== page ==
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This article in SSSAJ

  1. Vol. 51 No. 4, p. 975-982
     
    Received: Apr 21, 1986


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doi:10.2136/sssaj1987.03615995005100040028x

Silica in Duric Soils: I. A Depositional Model1

  1. O. A. Chadwick,
  2. D. M. Hendricks and
  3. W. D. Nettleton2

Abstract

Abstract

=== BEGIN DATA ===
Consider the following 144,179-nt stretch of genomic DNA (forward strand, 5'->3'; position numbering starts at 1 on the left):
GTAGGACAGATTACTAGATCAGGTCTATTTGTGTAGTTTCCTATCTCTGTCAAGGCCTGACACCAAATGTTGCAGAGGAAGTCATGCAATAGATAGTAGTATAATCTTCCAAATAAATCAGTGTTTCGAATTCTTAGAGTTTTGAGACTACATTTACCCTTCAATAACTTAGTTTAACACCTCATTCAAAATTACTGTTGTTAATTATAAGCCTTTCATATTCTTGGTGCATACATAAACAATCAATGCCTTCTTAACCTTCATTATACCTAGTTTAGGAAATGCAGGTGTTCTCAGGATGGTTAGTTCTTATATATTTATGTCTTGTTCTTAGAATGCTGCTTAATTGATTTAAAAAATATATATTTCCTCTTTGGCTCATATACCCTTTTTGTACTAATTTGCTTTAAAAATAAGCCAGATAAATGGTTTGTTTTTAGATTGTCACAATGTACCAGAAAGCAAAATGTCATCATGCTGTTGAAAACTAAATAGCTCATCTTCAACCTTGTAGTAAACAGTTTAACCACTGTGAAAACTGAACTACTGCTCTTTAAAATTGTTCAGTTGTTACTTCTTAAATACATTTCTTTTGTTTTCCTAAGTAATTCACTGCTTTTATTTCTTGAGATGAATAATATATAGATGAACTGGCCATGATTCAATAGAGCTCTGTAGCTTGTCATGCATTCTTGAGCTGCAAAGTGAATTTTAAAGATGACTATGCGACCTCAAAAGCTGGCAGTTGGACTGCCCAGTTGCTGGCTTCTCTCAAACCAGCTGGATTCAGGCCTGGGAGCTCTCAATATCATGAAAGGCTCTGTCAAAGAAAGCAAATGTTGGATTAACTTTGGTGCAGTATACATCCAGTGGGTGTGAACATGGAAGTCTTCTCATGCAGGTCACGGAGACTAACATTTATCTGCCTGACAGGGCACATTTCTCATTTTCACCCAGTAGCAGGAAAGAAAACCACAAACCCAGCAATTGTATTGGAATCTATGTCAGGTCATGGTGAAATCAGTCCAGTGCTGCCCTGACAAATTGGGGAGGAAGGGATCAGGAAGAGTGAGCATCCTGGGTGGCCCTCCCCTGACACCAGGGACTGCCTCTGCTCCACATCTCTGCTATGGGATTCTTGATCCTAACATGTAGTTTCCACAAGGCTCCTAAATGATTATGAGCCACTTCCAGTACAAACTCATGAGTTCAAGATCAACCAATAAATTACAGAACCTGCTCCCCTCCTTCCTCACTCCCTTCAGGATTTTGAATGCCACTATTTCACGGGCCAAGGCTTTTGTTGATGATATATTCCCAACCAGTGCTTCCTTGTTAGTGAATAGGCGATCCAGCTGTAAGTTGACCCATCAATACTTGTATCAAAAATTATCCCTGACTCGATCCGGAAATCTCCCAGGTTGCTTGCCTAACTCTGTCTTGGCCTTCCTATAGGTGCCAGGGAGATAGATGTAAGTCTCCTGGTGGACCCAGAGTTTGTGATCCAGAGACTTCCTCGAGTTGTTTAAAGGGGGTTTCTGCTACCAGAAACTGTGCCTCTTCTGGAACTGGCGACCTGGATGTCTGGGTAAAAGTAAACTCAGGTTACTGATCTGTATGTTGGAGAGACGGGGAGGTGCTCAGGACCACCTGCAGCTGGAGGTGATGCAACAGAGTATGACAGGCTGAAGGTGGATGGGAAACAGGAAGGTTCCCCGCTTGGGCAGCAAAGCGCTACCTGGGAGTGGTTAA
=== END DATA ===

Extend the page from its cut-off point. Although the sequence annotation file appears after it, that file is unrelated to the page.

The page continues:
Many alluvial Argids in central Nevada are cemented by illuvial silica and CaCO3. In loamy soils, microsite deposition of these authigenic components tends to be mutually exclusive, with silica being finely distributed throughout the plasma phase and calcite plugging packing voids formed by skeleton grains and root channels. The following model is proposed to explain the differences in depositional locations of silica and CaCO3. As soils dry, calcite precipitates rapidly in an ionic, diffusion-controlled reaction while monosolicic acid, which requires greater activation energy for Si-O bond breakage prior to precipitation, is concentrated in the solution phase. Monosilicic acid [Si(OH)4] can diffuse away from the evaporation front into smaller pores where, in contact with higher surface areas, it is absorbed onto clay, sesquioxide, and weathered primary mineral surfaces. Adsorbed silica is a template for further adsorption, and on drying, the precipitation of opaline silica (SiO2). The resulting SiO2 polymers form bonds between adjacent Si(OH)4 absorbing soil particles without necessarily plugging the voids between them. In contrast, CaCO3 plugs large voids by preferentially precipitating on previously deposited calcite crystals. Calcite is more easily redissolved than opaline silica and tends to move lower in the soil profile during wet years. Differences in precipitation processes result in silica-rich, calcite-poor argillic and upper duric horizons that grade to more strongly cemented duric/calcic horizons. The latter are characterized by horizontally distributed low calcite durinodes interspersed by more calcareous internodal areas.

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